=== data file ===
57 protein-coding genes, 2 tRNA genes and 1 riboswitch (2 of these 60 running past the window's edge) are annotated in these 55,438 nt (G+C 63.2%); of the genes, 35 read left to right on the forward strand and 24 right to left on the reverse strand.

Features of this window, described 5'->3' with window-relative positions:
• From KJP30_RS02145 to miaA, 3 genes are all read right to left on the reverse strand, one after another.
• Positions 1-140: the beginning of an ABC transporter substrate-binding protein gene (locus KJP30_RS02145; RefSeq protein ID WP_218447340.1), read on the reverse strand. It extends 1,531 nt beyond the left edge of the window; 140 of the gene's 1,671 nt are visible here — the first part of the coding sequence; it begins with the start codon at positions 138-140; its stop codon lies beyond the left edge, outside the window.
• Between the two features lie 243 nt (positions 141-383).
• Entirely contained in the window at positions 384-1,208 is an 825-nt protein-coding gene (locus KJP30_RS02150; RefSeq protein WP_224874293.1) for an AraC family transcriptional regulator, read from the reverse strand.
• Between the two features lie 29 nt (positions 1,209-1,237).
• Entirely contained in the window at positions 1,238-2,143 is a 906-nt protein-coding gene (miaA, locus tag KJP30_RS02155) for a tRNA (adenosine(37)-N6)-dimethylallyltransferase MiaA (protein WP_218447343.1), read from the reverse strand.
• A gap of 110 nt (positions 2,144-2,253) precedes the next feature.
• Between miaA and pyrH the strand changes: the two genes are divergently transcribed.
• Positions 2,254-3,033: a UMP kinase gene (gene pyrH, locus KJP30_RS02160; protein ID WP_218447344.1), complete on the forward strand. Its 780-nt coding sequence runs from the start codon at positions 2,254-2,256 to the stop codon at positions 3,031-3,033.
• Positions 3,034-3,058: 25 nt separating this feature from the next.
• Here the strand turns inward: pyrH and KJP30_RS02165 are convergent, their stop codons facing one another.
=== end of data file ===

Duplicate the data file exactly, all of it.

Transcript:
57 protein-coding genes, 2 tRNA genes and 1 riboswitch (2 of these 60 running past the window's edge) are annotated in these 55,438 nt (G+C 63.2%); of the genes, 35 read left to right on the forward strand and 24 right to left on the reverse strand.

Features of this window, described 5'->3' with window-relative positions:
• From KJP30_RS02145 to miaA, 3 genes are all read right to left on the reverse strand, one after another.
• Positions 1-140: the beginning of an ABC transporter substrate-binding protein gene (locus KJP30_RS02145; RefSeq protein ID WP_218447340.1), read on the reverse strand. It extends 1,531 nt beyond the left edge of the window; 140 of the gene's 1,671 nt are visible here — the first part of the coding sequence; it begins with the start codon at positions 138-140; its stop codon lies beyond the left edge, outside the window.
• Between the two features lie 243 nt (positions 141-383).
• Entirely contained in the window at positions 384-1,208 is an 825-nt protein-coding gene (locus KJP30_RS02150; RefSeq protein WP_224874293.1) for an AraC family transcriptional regulator, read from the reverse strand.
• Between the two features lie 29 nt (positions 1,209-1,237).
• Entirely contained in the window at positions 1,238-2,143 is a 906-nt protein-coding gene (miaA, locus tag KJP30_RS02155) for a tRNA (adenosine(37)-N6)-dimethylallyltransferase MiaA (protein WP_218447343.1), read from the reverse strand.
• A gap of 110 nt (positions 2,144-2,253) precedes the next feature.
• Between miaA and pyrH the strand changes: the two genes are divergently transcribed.
• Positions 2,254-3,033: a UMP kinase gene (gene pyrH, locus KJP30_RS02160; protein ID WP_218447344.1), complete on the forward strand. Its 780-nt coding sequence runs from the start codon at positions 2,254-2,256 to the stop codon at positions 3,031-3,033.
• Positions 3,034-3,058: 25 nt separating this feature from the next.
• Here the strand turns inward: pyrH and KJP30_RS02165 are convergent, their stop codons facing one another.